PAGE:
Political moment of the decade

The Decade That Was

Posted on by CalgaryGrit in Political moment of the decade | Leave a comment

CBC has a photographic look back at the decade that was.

And since ’tis the season for nostalgia, here’s the last call for everyone to vote for the political moment of the decade. Polls are open until Sunday night, and you can vote once a day until then. The final rankings will be announced over the first two weeks of the new year.

The top 10 finalists are listed below – click here to vote.

2000 – The House of Commons passes the Clarity Act, establishing rules around future secession referendums in Quebec. Although it was highly controversial at the time, many now credit Chretien and Dion’s Act with cooling off the separatist rhetoric during this decade.

2002 – Paul Martin gets quit-fired. This was likely the most dramatic moment in the ongoing Chretien-Martin feud that defined Canadian politics during the Liberals’ 13 years in power. Later that summer Chretien would announce a lengthy goodbye, setting up many of the other events listed here in the top 10.

2003 – Chretien says no to Iraq. The Iraq War was one of the international events of the decade and the highly controversial decision for Canada to take a pass is now considered one of Chretien’s largest legacies. The decision also marked the beginning of a decade-long souring of relations between Canada and the United States.

2003 – The right unites. The decision by Peter McKay and Stephen Harper to end a decade of vote splitting on the right, helped set the stage for Harper’s rise to power.

2004 – The AG’s Adscam report is released. Although hardly the cause of the Liberal decline we saw during the 00s, this was certainly the catalyst. Sheila Fraser’s explosive report and the reaction to it would change Canada’s political landscape, leading to a Liberal minority government later that year.

2005 – Confidence Mayhem. In one of the wildest months ever in Canadian politics, confidence votes were postponed and ignored, a deal was struck between the Liberals and NDP, Belinda Stronach crossed the floor and, in the end, Chuck Cadman voted to save the government, forcing a tie vote and preventing an election. But that result may have given Harper the time he needed to prepare the next campaign.

2005 – Same Sex Marriage is legalized. Although court decisions had already made it legal in most provinces, the debate was a divisive one and the end result said a lot about the evolution of Canadian values.

2006 – The 2006 election. In the new year, the Liberals went into freefall as a disciplined Tory campaign hammered them on corruption. On Election Day, the Liberal dynasty ended and Paul Martin announced his retirement from politics.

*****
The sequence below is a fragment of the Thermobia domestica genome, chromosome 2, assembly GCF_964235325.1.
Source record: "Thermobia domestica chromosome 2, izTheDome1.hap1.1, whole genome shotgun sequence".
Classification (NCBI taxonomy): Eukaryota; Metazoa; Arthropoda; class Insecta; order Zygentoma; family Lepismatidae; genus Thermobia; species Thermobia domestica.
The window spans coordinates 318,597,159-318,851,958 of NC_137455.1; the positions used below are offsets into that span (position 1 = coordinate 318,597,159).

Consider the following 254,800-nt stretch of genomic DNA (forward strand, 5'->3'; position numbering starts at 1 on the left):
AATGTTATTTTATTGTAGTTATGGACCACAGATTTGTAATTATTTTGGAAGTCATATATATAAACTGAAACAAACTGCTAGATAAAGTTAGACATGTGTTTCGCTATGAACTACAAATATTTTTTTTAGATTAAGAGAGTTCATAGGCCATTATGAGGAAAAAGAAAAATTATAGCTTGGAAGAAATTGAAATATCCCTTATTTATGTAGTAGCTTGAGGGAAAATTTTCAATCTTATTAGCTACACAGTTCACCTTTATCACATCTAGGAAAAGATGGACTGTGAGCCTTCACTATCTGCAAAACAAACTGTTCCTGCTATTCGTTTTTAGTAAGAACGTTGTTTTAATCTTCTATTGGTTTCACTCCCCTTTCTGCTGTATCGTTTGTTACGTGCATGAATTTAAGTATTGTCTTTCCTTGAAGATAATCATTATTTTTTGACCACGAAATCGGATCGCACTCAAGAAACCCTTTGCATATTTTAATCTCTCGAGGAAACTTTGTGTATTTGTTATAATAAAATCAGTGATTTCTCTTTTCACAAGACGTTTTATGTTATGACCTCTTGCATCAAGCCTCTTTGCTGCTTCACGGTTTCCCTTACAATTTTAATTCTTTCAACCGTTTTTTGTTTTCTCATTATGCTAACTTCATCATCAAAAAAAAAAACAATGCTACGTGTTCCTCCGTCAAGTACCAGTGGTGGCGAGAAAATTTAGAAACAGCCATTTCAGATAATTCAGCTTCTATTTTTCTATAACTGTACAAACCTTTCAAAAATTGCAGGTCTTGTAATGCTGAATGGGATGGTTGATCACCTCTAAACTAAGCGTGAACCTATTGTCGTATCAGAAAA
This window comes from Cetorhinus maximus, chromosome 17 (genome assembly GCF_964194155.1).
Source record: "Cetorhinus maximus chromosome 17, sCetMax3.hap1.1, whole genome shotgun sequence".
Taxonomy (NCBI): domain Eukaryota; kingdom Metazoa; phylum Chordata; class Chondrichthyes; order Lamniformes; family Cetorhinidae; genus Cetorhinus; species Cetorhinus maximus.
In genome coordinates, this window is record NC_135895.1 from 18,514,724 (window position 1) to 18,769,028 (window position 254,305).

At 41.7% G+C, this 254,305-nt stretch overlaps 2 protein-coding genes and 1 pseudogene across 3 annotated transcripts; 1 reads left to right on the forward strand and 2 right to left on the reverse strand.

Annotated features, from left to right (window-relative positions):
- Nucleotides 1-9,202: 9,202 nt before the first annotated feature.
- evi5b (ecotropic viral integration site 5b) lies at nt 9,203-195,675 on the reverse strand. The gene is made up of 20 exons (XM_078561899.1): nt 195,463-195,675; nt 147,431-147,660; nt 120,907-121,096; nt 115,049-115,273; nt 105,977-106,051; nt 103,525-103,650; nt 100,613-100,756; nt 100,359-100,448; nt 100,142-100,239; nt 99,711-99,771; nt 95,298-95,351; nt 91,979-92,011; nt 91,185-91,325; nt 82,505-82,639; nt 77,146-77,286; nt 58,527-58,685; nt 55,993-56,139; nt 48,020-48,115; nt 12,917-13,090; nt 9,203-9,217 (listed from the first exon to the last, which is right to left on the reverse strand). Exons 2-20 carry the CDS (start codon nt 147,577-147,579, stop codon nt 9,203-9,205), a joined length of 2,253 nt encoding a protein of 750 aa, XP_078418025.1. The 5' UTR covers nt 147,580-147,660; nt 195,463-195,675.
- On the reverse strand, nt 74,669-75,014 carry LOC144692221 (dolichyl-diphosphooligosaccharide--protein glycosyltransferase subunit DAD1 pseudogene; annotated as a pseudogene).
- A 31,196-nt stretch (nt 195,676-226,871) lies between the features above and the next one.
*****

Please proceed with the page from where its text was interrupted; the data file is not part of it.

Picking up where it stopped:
2006 – Stephane Dion wins the Liberal leadership race in Montreal. It was one of the most exciting leadership races in this country’s history, with four candidates still in the game heading to the Montreal convention. On Sunday, Dion turned out to be everyone’s second choice, giving him the win.

2008 – The coalition threat captivates the nation. For two weeks in December everyone was tuned in to see who would be Prime Minister the next day. We all agreed democracy was being subverted, but we couldn’t quite agree on just who exactly was doing the subverting.

PS – Oh, and as I like to do on these posts, be sure to head over to vote for the top political blog of 2009 at the Canadian Blog Awards. Yes, yes, we all know Beyonce had the best political blog of the year, but I’d still appreciate your vote.

Vote for the Moment of the Decade

Posted on by CalgaryGrit in Political moment of the decade | Leave a comment

Thanks to everyone who voted in the first round of the “Canadian Political Moment of the Decade” poll. Before I reveal the final 10, here are the 11th to 20th place finishers:

20 – 2003: Danny Williams comes to power in Newfoundland
19 – 2001: Stockwell Day forced out as Canadian Alliance leader
18 – 2008: Jean Charest wins a majority, decimating the ADQ
17 – 2006: Ralph Klein is forced out early at an Alberta PC leadership review
16 – 2000: Jean Chrétien wins his third straight majority
15 – 2006: Ed Stelmach stuns the field, winning the Alberta PC leadership race
14 – 2005: The Income Trust investigation is announced during the election
13 – 2003: David Orchard hands Peter McKay the PC leadership win, thanks to a no merger deal
12 – 2009: STV goes down to defeat in British Columbia
11 – 2003: Jean Charest knocks the PQ out of power in Quebec

All memorable events, but the top 10 blew them out of the water – it wasn’t even close.

And the top 10 offer a nice mix. Three policy decisions. One election, one leadership race, one merger. Some moments from the Chrétien years, some from the Martin years, and some from the Harper years.

I’ve set up a preferential ballot for the top 10, so just click through the link to see who made the cut. Voting will be open until midnight on Sunday night – results will stay secret until I count down the top 10 the first two weeks of January. You can vote once a day, so the old “vote early, vote often” adage certainly applies.

So argue for which moment you feel should win in the comments section, then go cast your vote!

PS – And, after that, if you’re still in the mood for more online preferential balloting, be sure to cast a ballot in the final round of the Canadian Blog Awards where I’m up for Best Political Blog.

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